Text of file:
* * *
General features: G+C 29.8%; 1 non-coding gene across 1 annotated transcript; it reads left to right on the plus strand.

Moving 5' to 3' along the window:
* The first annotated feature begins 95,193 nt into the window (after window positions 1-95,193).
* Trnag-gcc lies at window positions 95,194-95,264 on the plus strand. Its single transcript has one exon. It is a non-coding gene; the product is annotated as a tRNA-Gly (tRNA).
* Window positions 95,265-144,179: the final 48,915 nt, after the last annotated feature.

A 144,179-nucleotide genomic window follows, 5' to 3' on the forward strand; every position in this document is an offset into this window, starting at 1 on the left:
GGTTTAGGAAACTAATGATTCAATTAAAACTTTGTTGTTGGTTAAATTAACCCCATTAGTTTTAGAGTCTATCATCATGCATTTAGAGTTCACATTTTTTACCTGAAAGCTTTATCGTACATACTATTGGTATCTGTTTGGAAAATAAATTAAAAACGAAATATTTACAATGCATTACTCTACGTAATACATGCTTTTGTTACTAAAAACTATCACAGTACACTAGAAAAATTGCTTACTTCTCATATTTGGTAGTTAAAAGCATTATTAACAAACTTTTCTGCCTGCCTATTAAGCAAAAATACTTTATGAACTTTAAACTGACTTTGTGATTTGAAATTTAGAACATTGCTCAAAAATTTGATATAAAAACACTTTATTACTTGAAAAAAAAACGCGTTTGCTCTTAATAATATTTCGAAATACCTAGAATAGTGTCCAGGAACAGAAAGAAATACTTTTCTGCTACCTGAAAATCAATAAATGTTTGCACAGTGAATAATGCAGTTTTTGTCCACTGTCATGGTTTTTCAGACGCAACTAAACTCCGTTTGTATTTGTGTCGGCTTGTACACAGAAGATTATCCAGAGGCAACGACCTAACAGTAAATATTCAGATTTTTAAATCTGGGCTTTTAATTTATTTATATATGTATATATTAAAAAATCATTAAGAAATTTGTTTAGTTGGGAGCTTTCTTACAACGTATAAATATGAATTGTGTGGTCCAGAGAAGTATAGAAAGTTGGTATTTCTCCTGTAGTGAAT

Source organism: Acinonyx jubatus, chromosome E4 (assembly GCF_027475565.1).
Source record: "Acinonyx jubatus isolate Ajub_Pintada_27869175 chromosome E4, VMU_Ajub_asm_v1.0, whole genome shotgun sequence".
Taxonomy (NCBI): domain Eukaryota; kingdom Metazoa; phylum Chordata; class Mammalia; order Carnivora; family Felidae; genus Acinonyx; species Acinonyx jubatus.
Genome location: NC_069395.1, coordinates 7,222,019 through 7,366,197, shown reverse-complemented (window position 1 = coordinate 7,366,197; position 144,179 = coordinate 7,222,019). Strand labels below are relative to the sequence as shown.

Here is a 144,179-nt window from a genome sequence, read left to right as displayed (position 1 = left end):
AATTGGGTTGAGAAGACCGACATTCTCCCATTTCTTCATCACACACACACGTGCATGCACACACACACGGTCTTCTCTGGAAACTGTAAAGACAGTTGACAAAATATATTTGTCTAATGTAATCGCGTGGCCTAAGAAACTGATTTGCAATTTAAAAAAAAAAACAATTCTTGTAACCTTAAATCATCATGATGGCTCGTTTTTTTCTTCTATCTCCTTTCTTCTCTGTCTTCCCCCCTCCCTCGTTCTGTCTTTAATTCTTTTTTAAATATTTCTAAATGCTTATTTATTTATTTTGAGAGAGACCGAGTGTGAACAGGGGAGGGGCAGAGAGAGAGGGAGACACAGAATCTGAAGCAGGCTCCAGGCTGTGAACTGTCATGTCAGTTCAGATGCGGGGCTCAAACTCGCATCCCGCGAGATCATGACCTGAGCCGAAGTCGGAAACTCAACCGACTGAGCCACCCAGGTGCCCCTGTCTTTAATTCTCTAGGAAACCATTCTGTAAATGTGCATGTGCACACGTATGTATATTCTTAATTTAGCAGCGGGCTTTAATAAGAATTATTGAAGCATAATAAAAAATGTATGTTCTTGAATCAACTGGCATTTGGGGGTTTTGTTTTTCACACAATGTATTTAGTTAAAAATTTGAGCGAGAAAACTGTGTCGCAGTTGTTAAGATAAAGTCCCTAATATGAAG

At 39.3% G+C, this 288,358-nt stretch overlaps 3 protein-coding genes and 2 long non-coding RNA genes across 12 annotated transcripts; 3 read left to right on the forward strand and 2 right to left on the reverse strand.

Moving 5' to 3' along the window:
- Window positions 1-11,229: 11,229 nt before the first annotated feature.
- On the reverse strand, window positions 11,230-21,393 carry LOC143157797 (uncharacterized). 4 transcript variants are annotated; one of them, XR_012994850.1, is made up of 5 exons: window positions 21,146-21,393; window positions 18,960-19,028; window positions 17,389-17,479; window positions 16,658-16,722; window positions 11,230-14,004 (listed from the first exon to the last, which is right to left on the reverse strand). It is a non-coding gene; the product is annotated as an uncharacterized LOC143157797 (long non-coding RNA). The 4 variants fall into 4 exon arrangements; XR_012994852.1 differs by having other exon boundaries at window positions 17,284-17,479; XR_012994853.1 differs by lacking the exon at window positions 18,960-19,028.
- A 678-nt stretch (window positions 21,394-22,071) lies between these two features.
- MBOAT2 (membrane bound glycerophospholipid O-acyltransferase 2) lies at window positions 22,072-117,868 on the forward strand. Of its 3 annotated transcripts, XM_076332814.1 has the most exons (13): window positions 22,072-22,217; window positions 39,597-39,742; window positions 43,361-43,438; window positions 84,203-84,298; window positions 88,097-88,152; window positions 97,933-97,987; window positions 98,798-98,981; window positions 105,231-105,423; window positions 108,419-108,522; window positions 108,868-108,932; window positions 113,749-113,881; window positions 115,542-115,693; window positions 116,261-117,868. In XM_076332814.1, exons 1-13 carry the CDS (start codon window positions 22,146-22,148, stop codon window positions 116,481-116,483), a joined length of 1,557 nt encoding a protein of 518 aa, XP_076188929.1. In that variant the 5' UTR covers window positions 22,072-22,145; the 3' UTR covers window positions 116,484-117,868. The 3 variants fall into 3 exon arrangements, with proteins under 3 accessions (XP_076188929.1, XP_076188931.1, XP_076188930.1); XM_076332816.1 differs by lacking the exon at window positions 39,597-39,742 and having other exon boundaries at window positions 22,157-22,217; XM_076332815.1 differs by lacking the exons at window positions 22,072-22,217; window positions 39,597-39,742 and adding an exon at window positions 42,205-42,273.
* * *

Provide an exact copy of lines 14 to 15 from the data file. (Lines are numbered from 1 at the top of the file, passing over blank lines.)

At 39.3% G+C, this 288,358-nt stretch overlaps 3 protein-coding genes and 2 long non-coding RNA genes across 12 annotated transcripts; 3 read left to right on the forward strand and 2 right to left on the reverse strand.

Moving 5' to 3' along the window: